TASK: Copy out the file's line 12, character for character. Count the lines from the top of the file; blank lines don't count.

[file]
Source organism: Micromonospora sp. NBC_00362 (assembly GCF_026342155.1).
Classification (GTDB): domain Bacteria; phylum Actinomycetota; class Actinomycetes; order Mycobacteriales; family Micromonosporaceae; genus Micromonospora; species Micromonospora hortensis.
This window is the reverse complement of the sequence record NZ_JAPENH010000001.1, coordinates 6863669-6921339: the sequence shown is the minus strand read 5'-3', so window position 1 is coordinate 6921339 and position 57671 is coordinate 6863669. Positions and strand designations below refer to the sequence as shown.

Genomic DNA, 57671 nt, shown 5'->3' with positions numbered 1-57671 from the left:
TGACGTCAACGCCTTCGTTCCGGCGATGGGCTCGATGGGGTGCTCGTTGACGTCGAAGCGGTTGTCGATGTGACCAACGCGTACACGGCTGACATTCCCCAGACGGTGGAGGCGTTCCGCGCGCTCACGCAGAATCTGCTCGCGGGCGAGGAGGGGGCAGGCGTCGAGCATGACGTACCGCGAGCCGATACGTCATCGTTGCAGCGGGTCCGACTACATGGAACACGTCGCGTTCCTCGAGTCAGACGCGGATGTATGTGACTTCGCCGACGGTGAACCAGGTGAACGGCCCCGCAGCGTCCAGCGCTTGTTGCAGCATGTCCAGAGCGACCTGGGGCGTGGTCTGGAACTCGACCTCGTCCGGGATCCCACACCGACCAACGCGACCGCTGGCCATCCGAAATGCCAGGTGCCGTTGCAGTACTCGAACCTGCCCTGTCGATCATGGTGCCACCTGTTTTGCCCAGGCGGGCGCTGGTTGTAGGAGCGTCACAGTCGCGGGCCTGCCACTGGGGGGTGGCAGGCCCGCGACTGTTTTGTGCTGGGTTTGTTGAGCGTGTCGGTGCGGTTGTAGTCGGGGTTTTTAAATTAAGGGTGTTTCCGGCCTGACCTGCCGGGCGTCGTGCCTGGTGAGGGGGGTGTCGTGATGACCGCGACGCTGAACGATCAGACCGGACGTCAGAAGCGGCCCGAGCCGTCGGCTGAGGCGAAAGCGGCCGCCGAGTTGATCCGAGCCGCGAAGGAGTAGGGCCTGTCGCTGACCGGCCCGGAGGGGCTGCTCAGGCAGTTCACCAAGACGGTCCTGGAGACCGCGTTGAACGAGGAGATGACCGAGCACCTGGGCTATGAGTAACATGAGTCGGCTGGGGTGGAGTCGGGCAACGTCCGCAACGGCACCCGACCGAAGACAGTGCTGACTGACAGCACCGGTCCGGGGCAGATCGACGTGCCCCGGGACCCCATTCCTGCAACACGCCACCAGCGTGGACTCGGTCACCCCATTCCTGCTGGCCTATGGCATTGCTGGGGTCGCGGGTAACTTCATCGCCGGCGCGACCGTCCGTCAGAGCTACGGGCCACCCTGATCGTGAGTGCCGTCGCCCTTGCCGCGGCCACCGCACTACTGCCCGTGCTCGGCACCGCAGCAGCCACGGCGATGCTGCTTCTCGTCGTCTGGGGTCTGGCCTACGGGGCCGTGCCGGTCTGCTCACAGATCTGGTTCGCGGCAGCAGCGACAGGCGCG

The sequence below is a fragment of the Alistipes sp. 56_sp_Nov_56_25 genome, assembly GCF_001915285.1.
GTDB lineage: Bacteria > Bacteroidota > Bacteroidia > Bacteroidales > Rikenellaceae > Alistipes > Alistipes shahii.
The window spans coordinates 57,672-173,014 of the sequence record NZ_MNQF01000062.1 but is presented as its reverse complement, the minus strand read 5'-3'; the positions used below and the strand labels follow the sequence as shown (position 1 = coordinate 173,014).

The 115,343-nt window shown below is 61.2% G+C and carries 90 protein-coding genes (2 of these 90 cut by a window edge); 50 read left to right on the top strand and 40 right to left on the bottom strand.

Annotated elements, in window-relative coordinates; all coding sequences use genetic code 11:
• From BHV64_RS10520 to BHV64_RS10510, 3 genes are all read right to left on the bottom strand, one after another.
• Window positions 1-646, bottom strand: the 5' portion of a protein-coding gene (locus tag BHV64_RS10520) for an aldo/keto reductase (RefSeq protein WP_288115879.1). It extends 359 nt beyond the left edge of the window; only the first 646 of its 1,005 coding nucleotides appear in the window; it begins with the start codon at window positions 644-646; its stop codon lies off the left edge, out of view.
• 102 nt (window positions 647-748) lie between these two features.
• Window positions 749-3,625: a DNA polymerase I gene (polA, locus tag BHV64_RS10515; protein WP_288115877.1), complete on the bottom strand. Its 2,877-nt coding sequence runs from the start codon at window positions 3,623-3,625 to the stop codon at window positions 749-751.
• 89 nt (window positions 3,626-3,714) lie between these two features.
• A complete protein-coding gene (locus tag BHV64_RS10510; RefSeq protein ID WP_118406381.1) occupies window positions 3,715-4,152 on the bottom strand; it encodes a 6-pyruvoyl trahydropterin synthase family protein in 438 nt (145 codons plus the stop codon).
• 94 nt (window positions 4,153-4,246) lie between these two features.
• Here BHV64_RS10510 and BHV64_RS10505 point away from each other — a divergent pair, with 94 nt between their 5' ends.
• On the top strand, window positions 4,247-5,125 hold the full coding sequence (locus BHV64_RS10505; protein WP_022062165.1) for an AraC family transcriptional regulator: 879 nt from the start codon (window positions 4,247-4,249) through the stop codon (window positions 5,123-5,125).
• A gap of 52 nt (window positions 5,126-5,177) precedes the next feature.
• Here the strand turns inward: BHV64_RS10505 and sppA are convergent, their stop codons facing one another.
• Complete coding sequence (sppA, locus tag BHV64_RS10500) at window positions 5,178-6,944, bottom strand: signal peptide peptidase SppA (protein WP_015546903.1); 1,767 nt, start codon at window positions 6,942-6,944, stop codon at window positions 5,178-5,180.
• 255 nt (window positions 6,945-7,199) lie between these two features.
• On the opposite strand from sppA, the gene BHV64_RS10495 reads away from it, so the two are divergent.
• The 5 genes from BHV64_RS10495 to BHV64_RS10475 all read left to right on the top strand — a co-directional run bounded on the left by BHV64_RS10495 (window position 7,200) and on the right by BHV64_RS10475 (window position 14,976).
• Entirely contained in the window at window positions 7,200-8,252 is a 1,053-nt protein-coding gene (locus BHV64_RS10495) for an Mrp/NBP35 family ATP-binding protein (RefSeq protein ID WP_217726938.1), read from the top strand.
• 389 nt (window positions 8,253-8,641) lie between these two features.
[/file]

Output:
• Window positions 1-646, bottom strand: the 5' portion of a protein-coding gene (locus tag BHV64_RS10520) for an aldo/keto reductase (RefSeq protein WP_288115879.1). It extends 359 nt beyond the left edge of the window; only the first 646 of its 1,005 coding nucleotides appear in the window; it begins with the start codon at window positions 644-646; its stop codon lies off the left edge, out of view.